In closing, it’s interesting to consider the notion that today’s concept of placing lower output, transportable nuclear reactors at a now-expanded range of possible locations actually had a roughly correlative precedent early in the construction of nuclear power stations in this country. In the siting of plants nearer to populated areas, and in the use of small plants on grids that could not handle extremely large single generating sources, the early experience was perhaps a herald of things to come, even if it did take another roughly half century and the development of truly integrated, truck transportable, and inherently safe SMRs in order to realize the dream held up for these early small plants. The wide design disparity and newness of the technology associated with these early plants seemed to hint at troubles, which surely were encountered, but today nuclear technology is a half century further down the road so that the question of operability is quite far removed from consideration. As it turns out, everything old is new again—but today, with far better promise of success.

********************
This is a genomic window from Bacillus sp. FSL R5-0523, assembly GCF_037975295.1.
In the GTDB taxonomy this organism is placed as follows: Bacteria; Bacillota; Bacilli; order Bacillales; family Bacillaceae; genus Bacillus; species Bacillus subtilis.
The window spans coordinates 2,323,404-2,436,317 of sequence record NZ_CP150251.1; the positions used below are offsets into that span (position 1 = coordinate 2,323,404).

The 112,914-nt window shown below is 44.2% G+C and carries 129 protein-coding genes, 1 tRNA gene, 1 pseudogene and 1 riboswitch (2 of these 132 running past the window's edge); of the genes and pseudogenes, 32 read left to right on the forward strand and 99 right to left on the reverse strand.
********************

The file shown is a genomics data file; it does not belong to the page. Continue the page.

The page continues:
(All illustrations – Will Davis collection. Please do not reproduce without permission.)

(“Atomic Industrial Forum” was a trade group formed in 1953; it is a lineal predecessor of today’s Nuclear Energy Institute.)

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WillDavisNewBioPicWill Davis is a consultant to, and writer for, the American Nuclear Society. In addition to this, he is a contributing author for Fuel Cycle Week, and also writes his own blog Atomic Power Review. Davis is a former US Navy Reactor Operator, qualified on S8G and S5W plants.